Consider now that a cultural environment existed in the sixties and seventies that allowed a cinema of proof to flourish, and compare those conditions with the needs audiences tax upon their different forms of media today.  A cinema of proof would be impossible.  If the sixties were Godard’s golden period (in terms of success) then the 2010s would be the age for Luc Moullet’s drastic reappraisal.

Harmony Korine's Trash Humpers (2009)

Harmony Korine’s Trash Humpers (2009)

“illness always has a few beneficial side effects”-Gilles Taurand

From the perspective of 2015 the idea of a cinema of proof seems an almost Romantic notion.  I’ve read that Jean-Marie Straub considered his films (and thusly those films that follow the same aesthetic guidelines) to be “eternal” in both their simplicity and accessibility.  His notions, however, are dependant on an audience willing to invest what Kluge fondly referred to as their “imagination” into the film viewing process.  In 2015 technology along with the speed of daily life prohibits that kind of investment, relegating this would-be utopian cinema to a kind of touchstone by which to asses the success of other films in incorporating the audience into an intellectual dialogue.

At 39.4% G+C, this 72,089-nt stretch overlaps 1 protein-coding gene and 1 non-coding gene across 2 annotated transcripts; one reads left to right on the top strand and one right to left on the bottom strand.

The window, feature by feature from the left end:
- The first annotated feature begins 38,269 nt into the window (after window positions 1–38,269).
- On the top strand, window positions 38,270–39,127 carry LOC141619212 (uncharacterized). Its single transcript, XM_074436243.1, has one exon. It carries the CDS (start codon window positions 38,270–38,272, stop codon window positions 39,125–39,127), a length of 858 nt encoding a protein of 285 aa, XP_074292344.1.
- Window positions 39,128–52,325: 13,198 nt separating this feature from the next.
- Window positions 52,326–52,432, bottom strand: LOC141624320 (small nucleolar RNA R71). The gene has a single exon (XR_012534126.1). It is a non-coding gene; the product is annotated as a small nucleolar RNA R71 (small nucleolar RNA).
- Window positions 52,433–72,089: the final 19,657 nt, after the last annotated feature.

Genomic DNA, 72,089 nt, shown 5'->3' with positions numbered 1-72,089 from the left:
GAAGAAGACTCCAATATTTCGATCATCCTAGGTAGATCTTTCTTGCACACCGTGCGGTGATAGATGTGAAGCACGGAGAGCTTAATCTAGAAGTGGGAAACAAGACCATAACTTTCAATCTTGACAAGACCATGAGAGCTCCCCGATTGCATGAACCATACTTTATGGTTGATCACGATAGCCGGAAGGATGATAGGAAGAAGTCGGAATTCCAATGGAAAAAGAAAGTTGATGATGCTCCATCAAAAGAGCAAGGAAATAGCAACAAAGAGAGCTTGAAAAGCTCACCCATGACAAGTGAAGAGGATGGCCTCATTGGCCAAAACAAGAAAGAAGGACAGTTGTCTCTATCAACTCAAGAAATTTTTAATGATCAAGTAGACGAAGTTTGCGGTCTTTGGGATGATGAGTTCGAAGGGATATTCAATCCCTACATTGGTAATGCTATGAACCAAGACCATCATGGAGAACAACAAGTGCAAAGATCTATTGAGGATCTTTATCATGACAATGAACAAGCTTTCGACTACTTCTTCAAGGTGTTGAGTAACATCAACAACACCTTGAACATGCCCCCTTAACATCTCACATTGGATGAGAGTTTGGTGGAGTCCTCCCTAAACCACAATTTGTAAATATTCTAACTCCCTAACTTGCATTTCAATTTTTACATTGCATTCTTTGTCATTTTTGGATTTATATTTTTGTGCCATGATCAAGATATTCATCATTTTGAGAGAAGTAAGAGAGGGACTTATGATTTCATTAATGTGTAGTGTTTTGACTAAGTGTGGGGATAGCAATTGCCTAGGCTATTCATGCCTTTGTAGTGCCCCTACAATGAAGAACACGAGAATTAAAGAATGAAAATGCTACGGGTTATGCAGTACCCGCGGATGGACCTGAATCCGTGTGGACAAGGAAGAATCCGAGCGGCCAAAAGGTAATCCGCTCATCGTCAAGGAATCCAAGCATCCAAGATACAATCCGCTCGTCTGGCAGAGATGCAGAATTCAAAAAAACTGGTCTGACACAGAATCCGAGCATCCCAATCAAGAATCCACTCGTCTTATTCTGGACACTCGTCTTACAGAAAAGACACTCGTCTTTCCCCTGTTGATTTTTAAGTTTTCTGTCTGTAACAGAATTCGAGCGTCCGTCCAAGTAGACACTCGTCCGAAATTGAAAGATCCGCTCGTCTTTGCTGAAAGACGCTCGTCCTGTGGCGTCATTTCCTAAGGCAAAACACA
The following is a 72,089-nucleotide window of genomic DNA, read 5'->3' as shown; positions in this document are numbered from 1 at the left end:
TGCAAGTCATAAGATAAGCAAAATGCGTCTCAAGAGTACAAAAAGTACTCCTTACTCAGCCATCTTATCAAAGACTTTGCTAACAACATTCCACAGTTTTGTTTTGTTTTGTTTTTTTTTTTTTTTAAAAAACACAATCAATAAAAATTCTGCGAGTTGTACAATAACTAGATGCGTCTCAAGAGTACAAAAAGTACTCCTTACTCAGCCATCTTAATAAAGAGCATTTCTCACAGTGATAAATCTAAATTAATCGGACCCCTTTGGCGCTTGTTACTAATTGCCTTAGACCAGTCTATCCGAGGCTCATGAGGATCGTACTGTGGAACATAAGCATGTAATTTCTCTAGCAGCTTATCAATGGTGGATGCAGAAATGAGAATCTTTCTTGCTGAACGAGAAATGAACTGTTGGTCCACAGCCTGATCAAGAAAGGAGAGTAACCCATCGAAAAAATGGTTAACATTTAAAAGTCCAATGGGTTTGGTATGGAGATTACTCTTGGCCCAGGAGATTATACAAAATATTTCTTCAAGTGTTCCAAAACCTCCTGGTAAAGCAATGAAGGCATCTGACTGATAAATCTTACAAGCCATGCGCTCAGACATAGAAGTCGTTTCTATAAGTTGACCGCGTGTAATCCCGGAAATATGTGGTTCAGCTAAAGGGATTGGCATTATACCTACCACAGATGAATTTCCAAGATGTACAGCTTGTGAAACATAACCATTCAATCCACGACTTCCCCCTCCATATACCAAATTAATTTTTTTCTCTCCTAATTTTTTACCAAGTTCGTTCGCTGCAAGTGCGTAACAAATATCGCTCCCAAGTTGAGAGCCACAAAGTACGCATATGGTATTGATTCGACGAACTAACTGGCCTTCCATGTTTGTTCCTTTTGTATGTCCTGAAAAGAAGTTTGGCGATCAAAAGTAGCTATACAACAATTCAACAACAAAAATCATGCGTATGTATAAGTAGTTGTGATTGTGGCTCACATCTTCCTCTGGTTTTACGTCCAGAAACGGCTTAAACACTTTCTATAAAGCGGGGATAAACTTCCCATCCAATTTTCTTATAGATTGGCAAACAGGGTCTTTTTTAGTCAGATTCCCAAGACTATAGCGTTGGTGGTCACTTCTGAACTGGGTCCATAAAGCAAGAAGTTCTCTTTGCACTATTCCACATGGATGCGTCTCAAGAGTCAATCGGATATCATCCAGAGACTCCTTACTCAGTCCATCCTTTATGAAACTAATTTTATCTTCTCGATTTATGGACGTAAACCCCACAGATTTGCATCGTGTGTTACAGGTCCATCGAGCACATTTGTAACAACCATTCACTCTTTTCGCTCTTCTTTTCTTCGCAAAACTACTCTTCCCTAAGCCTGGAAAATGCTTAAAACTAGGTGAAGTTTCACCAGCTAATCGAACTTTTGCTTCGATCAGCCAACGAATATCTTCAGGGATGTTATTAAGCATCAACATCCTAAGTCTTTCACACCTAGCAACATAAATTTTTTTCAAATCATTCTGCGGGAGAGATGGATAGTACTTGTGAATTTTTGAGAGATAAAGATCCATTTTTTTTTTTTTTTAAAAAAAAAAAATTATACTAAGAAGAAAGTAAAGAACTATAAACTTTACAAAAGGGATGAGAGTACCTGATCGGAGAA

Harmony Korine’s Trash Humpers (2009) utilizes Straub’s aesthetic in literal terms but its sheer gross-out spectacle leaves little room for the imagination.  Similarly, the films of Andrea Arnold come close to this but always back off to safer narrative convention in the third act, as if the climax of her films would be too difficult for audiences otherwise.  The distillation championed by Straub could still find renewal in a form of new technology, in which case an entire reassessment of aesthetic models would be mandatory in order to better calibrate the juxtaposition between manufactured image and spectator.  What Straub gives us today is a kind of looking-glass through which cinema may be measured and accounted for in certain areas.

-Robert Curry

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What Does Robert De Niro Have To Say About The Vietnam War?

This film is much more radical than Greetings.  It deals with the obscenity of the white middle class.  And we are white middle class, Chuck and I and everybody we know.  So we’re making a movie about the white middle class.  And we’re using the blacks to reflect the white culture.  Because the blacks stand outside the system and they see what we are.

-Brian De Palma, 1970

Much of Taxi Driver arose from my feeling that movies are really a kind of dream-state, or like taking dope.

-Martin Scorsese, 1988